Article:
One of the stars of the Outdoor Retailer show a couple weeks back was a futuristic-looking tent Big Agnes erected front and center in its booth. A tent so light and ephemeral it was like a mere suggestion of a tent, with a transparent rainfly and whisper-thin body. Was it really there? I reached out to touch the fly, the unmistakable crinkle of Dyneema fabric confirming, yes, this was a real tent.

In the coming winter months, Big Agnes will release a series of three-season tents and shelters making use of the ultralight, ultratough, and ultraexpensive Dyneema. Smaller, boutique gearmakers have used Dyneema (which used to be called “Cuben Fiber”) in shelters for a while, but a large, mass-marketed brand like Big Agnes is taking a fairly large leap by offering tents made with the specialty material to a much bigger audience.

In all, Big Agnes is releasing five new shelters: three tents, a tarp, and a bivy. The specs are out of this world.


The single-door Fly Creek Carbon 2 weighs in at one pound, six ounces, fully packed. The slightly larger, two-door Tiger Wall 2 Carbon barely tips the scales at one pound, 13 ounces. And the Scout 2, a single-wall tent is only 15 ounces.

The fly and tent floors are made from waterproof Dyneema, while the body is a lightweight nylon ripstop.

It’s not just the Dyneema that sets these apart, either. That “Carbon” in the name? These tents use carbon fiber poles instead of ultralight aluminum. As a surfer who’s experimented with carbon fiber-strengthened surfboards, broken them, and seen the razor sharp edges that busted carbon can produce, this is a bold step when aluminum poles already come super light as it is.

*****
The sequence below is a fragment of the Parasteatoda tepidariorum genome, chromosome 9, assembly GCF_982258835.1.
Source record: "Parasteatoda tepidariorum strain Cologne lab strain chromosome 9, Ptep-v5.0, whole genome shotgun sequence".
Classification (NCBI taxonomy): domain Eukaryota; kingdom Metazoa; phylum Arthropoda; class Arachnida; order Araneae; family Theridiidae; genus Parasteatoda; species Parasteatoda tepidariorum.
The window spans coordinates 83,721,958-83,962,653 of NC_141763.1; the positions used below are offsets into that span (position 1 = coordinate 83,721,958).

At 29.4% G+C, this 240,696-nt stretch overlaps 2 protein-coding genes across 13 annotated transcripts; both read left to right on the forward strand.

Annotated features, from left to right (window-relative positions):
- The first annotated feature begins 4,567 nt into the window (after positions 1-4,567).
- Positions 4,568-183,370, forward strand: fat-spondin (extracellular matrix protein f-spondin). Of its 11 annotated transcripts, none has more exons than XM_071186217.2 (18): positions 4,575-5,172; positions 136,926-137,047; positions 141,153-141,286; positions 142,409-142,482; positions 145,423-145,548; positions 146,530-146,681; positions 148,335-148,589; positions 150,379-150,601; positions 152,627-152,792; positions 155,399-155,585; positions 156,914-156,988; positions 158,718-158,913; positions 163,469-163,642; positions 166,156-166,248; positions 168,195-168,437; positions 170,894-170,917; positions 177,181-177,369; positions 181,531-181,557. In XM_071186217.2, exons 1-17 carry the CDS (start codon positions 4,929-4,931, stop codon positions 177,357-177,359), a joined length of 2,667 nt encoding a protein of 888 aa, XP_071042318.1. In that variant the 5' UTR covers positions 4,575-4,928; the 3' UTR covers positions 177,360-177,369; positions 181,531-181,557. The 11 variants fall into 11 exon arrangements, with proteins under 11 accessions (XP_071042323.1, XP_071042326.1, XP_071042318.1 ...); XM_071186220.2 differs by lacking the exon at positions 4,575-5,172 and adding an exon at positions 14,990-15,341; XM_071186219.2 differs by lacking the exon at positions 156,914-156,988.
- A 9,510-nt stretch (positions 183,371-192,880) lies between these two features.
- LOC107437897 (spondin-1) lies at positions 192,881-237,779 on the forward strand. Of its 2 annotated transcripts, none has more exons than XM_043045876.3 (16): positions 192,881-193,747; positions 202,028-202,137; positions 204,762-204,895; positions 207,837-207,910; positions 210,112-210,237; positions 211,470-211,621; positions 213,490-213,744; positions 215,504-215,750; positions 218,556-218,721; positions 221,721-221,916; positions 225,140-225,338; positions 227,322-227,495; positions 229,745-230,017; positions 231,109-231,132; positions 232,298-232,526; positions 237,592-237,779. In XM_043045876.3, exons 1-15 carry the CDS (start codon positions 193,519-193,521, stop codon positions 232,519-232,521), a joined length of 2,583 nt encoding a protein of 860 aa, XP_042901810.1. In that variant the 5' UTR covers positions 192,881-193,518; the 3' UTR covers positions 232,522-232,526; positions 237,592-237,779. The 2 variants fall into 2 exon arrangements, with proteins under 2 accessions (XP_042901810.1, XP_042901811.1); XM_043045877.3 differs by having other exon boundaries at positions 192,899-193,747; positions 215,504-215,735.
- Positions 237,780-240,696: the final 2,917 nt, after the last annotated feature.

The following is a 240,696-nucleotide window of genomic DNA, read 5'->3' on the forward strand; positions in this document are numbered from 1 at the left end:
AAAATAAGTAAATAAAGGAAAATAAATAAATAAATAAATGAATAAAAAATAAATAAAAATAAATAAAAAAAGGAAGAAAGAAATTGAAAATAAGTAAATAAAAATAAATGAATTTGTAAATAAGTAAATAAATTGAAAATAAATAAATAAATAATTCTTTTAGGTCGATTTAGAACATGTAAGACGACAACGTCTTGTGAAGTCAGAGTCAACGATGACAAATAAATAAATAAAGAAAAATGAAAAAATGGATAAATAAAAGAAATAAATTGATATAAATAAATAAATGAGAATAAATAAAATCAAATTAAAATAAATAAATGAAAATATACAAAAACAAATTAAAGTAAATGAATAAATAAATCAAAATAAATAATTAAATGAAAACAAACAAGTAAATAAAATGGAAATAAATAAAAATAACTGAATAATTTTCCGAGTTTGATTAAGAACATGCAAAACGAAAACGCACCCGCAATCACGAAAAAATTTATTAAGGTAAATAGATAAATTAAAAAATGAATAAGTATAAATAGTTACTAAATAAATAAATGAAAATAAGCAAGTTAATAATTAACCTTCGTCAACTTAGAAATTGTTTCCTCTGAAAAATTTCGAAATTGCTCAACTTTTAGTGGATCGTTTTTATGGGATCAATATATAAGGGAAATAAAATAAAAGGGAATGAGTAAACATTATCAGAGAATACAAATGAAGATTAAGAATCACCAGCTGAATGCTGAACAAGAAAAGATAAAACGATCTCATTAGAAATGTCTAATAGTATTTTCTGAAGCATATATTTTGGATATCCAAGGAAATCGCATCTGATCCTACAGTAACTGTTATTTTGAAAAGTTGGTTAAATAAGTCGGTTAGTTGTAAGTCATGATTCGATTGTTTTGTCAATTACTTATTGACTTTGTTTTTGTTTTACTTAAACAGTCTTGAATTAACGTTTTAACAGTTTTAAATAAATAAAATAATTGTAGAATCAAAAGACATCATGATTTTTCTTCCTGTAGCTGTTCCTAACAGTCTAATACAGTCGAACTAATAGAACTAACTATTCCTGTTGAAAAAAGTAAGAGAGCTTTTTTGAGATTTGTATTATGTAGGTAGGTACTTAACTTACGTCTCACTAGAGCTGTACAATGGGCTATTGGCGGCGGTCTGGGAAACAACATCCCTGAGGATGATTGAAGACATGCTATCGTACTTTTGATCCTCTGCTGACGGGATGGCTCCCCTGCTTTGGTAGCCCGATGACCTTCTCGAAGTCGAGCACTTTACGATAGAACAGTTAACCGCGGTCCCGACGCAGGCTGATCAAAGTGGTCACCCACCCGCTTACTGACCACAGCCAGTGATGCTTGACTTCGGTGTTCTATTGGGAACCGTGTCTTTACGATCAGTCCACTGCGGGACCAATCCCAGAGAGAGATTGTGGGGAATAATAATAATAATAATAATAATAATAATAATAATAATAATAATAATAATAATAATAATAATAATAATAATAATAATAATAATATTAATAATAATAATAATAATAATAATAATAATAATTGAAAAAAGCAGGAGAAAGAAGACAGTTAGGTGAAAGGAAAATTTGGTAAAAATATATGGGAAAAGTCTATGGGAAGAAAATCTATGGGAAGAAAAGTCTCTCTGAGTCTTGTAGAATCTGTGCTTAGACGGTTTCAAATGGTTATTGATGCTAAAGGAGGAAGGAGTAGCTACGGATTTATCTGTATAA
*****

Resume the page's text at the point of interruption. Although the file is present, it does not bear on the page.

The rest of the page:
The only Dyneema I’ve used regularly is in Hyperlite’s brilliant rain shell, and after nearly a year of use it’s held up to a serious amount of abuse but it also feels far more robust than the fly of these Big Agnes tents. Dyneema is strong, but still susceptible to rips and tears and punctures, something to fear with tents at this price point.

That reminds me, Dyneema does not come cheap. The Fly Creek 1P tent will run $800, with the 2P costing $1,000. The Tiger Wall 3P rings up at $1,200. (Pick. Jaw. Off. Floor.) Compare that with one of our favorite three-season, lightweight tents, the Big Agnes Copper Spur HV UL2, which runs about $450.

But holy smokes are these Dyneema tents light. And packable.

It will be interesting to see how these tents do in the mainstream hiker community. That a relatively large company like Big Agnes is including these tents in their lines is maybe an indication that the price could be coming down for the pricey fabric, or it could be a momentary blip. Or it could just be loss-leading technology and marketing statement.


Either way, these tents are truly something to behold, and they boast some impressive specs. Looking forward to putting one of these Ferraris of the tent world through some practice laps in the future.

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